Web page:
Ashima: Reno is perfect place to build, test UAVs

Mark Richardson of Ashima Devices displays the company's hexpuck unmanned aerial vehicle designed for short-scale reconnaissance.

Mark Richardson of Ashima Devices displays the company's hexpuck unmanned aerial vehicle designed for short-scale reconnaissance.

Mark Richardson, president of Ashima Devices, says Reno is the perfect place to relocate a startup UAV company.

Ashima Devices last week announced it would move its corporate headquarters from Pasadena, Calif., to northern Nevada to capitalize on the state’s designation as an unmanned aerial vehicle testing center. Ashima Devices is an early-stage company that’s bringing to market a small UAV designed for short-range reconnaissance and data gathering.

Though the company is just 20 employees, it expects to grow its regional workforce by several hundred employees as it begins manufacturing, testing and development and sales of the hexpuck device. The target industry for the firm’s initial UAV is law enforcement and rescue agencies, but second- and third-generation devices could be used for global security and in heavy-duty industrial or maritime applications, such as inspection of deep-sea oil wells or ships at sea. Construction represents another possible market for the hexpuck: The device could help crane operators with “blind” lifts where they can’t see the payload target.

Here’s how Ashima’s hexpuck works:

A series of rotors encased in a molded-plastic body move the device, which is controlled via tablet computer by the user. Ashima’s in-flight software controls the Hexpuck’s operations so users can manually change height, speed, pitch or yaw, and the device also can be set to a “follow” mode to shadow the operator at several pre-determined ranges. Two on-board cameras send visual data to the tablet so the operator can perform visual inspections. Range is from a few hundred feet to around a half-mile, Richardson says.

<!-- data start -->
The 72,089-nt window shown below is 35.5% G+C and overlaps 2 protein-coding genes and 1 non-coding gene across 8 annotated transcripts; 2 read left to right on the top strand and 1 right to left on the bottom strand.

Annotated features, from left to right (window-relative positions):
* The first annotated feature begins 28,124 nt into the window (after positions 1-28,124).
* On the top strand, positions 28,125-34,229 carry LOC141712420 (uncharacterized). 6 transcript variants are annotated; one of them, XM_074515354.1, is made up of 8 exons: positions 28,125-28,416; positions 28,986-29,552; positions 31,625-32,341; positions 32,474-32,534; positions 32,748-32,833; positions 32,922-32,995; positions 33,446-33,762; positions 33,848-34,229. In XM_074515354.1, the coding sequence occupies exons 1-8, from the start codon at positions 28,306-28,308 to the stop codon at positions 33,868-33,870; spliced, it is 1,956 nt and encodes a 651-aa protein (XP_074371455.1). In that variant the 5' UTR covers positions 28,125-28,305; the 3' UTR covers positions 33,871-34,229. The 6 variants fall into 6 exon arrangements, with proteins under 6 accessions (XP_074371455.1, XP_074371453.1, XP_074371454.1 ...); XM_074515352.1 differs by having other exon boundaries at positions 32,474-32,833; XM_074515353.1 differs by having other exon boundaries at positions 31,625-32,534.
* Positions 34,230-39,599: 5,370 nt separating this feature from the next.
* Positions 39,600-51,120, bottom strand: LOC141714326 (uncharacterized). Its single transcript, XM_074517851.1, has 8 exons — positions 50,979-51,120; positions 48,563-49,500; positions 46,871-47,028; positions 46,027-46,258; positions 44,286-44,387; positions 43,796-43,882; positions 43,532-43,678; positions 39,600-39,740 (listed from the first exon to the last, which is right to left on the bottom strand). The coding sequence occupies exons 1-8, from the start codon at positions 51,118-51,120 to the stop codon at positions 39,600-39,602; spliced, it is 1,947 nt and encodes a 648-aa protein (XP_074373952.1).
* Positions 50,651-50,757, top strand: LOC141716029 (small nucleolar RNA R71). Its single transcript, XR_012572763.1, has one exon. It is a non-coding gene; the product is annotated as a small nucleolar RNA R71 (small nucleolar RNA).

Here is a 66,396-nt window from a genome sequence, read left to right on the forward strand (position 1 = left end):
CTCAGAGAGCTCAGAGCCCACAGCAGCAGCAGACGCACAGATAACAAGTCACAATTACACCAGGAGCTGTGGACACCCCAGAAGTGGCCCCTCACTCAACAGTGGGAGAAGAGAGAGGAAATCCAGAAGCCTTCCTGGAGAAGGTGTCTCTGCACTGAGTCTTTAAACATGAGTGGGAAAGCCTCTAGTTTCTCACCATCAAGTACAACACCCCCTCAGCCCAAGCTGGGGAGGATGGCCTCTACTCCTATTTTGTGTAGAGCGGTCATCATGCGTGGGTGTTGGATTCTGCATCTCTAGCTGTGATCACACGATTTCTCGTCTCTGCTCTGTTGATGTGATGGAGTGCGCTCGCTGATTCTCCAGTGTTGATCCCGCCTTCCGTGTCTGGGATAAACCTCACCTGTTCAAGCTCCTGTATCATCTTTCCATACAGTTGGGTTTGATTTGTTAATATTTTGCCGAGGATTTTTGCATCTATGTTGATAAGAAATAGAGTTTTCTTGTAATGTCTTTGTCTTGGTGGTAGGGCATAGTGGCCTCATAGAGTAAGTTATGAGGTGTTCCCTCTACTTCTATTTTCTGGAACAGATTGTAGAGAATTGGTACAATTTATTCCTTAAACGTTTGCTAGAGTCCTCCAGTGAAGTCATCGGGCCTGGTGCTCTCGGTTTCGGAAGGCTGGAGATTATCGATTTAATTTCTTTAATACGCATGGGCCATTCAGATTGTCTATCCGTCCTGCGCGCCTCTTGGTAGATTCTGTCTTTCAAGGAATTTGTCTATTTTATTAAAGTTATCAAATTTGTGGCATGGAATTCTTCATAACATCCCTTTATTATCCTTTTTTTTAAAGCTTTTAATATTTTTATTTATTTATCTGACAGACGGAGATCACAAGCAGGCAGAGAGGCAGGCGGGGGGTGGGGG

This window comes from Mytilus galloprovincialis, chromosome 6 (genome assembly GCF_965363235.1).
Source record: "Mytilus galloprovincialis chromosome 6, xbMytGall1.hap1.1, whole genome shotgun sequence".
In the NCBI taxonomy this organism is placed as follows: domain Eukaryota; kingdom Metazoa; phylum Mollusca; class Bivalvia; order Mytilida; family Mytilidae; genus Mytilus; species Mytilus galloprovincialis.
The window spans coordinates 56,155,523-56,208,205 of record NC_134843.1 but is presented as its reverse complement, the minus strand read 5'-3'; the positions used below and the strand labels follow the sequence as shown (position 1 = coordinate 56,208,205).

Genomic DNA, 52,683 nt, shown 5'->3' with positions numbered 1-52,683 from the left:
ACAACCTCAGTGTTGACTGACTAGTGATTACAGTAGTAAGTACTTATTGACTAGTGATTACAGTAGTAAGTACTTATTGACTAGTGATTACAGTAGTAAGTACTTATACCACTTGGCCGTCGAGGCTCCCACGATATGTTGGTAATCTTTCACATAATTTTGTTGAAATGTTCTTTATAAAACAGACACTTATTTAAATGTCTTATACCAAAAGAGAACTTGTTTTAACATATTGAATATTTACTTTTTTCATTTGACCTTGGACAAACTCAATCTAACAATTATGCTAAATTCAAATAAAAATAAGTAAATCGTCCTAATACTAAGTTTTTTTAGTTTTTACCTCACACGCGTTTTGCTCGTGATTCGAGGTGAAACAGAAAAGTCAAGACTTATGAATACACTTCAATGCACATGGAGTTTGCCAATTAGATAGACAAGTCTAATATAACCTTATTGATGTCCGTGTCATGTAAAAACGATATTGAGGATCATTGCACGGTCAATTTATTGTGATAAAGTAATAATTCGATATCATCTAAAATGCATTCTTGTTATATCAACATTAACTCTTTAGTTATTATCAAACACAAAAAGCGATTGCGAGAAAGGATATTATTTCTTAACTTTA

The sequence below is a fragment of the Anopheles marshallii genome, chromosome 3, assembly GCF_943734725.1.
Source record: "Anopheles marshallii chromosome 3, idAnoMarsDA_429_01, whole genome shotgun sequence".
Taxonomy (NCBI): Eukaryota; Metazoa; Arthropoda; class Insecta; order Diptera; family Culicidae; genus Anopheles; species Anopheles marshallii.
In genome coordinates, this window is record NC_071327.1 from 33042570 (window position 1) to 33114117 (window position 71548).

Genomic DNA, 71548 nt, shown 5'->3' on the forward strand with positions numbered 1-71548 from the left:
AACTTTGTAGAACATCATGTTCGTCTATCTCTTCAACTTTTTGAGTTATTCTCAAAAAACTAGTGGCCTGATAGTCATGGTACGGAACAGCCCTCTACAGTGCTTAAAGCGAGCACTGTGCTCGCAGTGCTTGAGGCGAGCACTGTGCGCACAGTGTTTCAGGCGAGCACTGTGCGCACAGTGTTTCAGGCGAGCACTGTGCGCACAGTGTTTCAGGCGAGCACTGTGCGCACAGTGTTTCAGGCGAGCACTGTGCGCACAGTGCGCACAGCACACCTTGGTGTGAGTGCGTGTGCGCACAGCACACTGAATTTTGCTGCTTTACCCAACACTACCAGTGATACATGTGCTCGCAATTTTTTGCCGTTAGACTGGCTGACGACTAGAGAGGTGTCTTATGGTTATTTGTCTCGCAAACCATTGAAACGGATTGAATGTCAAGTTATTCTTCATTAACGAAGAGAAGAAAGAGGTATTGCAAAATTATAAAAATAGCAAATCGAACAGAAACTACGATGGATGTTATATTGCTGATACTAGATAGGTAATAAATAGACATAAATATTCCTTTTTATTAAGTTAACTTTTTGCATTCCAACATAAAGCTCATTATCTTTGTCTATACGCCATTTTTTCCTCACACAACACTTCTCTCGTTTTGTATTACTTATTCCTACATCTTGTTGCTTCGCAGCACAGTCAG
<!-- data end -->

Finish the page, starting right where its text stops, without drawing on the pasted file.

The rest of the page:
The device, which looks similar to a household fan with six rotors laid on its back, could prove popular with law enforcement agencies, Richardson notes, because it can be deployed within minutes to perform situational reconnaissance and does not require extensive training to operate.

“The need we had presented to us is having something they can get going immediately,” he said at a press conference last Tuesday at Reno-Stead Airport announcing the company’s relocation plans. “That’s the core piece of what we want to do.”

Ashima expects to begin manufacturing soon, Richardson adds, though it’s still searching for an industrial location. Its current headquarters are on the eighth floor of the office building at 200 S. Virginia St. It’s also searching for northern Nevada companies that can produce parts for the UAV, specifically the injection-molded hard plastic shell and the electronics board.

“We want to get that here as soon as we can,” Richardson says. “We would love to do that here in Reno, and we would love to find the right fabricator for us.”

The privately held company was founded in 2011 and this April received $1.1 million from angel investors and Brightstone Venture Capital Fund of Minneapolis.

Ashima expects to either sell the devices outright or lease them to first responders and law enforcement agencies for about $300 a month, says Vice President and Chief Operating Officer Larry Lambert. Richardson says moving the company to Northern Nevada made sense because Reno-Stead Airport provides an excellent place to test UAV devices, and because of the pipeline it plans to build with University of Nevada, Reno grads to fill crucial research and development roles.

“It’s physicists, electrical engineers, mathematicians — the hard sciences — and a lot of electrical and chemical engineering,” Richardson says.


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